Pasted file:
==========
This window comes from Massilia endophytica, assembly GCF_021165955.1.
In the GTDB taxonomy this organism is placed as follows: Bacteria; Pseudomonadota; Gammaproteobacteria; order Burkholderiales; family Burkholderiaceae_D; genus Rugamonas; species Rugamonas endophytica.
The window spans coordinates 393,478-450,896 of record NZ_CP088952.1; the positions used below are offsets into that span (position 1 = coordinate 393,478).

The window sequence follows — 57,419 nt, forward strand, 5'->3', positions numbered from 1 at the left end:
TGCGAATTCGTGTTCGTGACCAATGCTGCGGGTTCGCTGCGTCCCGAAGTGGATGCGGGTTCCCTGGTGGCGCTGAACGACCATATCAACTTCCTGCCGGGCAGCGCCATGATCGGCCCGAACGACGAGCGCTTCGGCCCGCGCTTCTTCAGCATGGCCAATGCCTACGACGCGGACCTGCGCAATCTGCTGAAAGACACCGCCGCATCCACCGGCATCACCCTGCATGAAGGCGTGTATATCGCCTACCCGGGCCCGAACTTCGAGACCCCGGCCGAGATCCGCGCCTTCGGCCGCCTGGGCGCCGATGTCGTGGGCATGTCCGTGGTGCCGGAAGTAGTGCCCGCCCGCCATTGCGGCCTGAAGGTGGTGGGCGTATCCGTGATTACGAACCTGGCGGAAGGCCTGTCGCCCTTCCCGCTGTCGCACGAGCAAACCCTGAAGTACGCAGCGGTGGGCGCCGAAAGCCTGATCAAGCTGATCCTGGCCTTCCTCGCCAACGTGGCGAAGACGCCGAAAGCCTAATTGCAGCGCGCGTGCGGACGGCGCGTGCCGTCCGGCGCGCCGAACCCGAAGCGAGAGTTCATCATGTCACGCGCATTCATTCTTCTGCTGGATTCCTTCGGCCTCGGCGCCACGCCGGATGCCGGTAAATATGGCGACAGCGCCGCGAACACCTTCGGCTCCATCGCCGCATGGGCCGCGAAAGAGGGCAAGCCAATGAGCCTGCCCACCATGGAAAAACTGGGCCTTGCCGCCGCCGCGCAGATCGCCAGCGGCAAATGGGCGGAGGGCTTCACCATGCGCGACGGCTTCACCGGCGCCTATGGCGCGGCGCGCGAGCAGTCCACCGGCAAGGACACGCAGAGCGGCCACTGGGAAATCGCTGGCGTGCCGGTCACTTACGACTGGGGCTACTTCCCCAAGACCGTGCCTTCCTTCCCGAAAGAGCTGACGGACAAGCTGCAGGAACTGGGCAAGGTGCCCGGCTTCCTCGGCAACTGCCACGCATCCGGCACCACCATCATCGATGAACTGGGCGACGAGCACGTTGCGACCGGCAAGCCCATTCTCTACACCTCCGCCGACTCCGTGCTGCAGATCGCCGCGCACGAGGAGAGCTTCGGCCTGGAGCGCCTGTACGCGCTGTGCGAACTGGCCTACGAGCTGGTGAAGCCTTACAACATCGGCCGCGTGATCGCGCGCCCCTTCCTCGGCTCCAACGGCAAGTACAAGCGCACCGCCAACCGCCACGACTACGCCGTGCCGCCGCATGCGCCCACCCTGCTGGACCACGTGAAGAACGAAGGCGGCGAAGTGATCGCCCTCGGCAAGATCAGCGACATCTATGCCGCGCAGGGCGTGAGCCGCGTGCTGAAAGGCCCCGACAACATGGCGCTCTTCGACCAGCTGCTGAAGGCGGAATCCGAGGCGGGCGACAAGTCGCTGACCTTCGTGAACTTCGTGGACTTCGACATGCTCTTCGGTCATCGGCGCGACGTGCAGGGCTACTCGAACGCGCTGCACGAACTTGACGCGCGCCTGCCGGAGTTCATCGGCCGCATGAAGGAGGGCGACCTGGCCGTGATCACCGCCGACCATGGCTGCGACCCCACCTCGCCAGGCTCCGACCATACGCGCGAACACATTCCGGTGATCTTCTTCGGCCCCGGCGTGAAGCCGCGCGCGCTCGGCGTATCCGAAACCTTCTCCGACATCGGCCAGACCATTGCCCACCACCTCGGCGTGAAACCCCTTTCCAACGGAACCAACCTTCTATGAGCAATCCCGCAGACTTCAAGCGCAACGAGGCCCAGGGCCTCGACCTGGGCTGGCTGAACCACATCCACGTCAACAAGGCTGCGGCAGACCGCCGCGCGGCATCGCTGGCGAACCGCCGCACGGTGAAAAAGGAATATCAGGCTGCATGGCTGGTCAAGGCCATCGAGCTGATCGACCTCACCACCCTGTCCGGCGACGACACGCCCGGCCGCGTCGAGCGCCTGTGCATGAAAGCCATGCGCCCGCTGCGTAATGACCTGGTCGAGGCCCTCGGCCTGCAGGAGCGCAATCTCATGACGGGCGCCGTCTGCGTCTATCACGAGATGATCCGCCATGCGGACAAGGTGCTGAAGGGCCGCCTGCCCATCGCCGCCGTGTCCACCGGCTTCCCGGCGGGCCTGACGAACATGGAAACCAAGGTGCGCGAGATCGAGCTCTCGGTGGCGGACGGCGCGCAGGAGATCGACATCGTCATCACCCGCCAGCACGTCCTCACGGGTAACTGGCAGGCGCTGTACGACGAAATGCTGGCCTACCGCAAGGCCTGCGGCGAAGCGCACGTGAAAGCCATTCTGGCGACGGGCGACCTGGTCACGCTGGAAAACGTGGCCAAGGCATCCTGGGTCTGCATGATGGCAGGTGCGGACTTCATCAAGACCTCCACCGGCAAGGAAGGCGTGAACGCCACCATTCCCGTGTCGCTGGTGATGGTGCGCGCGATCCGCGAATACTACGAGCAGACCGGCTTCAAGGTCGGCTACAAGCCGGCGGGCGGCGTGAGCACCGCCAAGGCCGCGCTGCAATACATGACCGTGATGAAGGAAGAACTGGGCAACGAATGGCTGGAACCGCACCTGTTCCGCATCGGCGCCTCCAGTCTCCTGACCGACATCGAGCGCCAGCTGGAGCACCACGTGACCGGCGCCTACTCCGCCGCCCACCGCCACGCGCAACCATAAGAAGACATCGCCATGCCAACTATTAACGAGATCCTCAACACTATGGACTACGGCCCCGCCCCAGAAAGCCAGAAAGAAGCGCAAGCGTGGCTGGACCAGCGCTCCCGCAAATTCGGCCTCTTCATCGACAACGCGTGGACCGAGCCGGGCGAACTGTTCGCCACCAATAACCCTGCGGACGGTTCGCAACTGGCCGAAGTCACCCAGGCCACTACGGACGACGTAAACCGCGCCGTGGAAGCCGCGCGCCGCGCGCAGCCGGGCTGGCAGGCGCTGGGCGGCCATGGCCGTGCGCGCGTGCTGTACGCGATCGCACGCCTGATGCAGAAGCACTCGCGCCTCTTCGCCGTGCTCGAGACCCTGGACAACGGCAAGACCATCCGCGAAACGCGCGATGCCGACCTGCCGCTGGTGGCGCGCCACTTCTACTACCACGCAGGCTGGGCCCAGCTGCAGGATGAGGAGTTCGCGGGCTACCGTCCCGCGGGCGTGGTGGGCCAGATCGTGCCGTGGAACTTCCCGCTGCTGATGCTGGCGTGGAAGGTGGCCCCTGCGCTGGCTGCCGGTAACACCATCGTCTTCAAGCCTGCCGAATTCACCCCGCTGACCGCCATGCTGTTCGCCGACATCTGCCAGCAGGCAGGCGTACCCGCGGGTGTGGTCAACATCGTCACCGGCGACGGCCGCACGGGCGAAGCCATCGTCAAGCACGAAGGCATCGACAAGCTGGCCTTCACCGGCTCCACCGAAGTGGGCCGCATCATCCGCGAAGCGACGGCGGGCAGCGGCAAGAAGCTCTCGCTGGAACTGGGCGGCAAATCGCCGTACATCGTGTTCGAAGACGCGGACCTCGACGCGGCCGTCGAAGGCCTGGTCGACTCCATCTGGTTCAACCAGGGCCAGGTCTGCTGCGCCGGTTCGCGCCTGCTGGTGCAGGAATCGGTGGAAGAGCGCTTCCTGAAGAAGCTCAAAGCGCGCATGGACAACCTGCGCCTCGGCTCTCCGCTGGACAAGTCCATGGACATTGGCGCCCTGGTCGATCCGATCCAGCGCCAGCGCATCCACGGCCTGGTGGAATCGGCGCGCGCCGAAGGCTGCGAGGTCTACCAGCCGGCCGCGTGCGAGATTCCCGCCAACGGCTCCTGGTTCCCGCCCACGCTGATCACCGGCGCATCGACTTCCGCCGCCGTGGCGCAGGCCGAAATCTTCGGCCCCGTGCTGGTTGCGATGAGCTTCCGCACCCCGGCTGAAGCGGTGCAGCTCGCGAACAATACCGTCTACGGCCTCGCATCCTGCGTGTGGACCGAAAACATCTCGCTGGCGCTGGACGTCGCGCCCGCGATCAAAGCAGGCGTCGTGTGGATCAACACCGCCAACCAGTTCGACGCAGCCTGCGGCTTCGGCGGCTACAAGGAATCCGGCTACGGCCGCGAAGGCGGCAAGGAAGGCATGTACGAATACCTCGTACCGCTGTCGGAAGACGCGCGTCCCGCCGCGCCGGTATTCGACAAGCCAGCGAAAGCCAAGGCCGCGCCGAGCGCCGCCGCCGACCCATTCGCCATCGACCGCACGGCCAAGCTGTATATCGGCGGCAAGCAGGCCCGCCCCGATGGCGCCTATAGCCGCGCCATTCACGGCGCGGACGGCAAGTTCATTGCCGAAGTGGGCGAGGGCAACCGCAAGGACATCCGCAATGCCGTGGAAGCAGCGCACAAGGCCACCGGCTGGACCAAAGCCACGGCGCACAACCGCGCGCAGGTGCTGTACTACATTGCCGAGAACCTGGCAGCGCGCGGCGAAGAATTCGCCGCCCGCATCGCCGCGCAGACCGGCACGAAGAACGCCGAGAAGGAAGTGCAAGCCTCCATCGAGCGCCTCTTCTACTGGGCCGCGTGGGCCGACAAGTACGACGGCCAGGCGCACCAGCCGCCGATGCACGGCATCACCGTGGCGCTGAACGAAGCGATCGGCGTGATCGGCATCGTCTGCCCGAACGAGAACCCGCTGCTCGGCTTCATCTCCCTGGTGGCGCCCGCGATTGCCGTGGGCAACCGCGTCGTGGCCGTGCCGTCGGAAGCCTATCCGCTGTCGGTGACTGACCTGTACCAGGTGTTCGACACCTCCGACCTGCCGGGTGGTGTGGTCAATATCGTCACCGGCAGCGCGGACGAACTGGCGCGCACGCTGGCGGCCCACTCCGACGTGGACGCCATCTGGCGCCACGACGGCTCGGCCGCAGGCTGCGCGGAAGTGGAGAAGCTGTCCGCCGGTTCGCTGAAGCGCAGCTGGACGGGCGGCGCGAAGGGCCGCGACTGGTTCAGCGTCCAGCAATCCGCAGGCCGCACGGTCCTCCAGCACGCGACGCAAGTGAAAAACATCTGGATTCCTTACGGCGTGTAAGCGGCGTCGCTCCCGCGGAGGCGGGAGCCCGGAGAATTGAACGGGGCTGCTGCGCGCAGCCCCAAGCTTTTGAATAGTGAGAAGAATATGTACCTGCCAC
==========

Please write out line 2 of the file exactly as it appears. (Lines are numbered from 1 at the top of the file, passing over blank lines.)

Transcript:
In the GTDB taxonomy this organism is placed as follows: Bacteria; Pseudomonadota; Gammaproteobacteria; order Burkholderiales; family Burkholderiaceae_D; genus Rugamonas; species Rugamonas endophytica.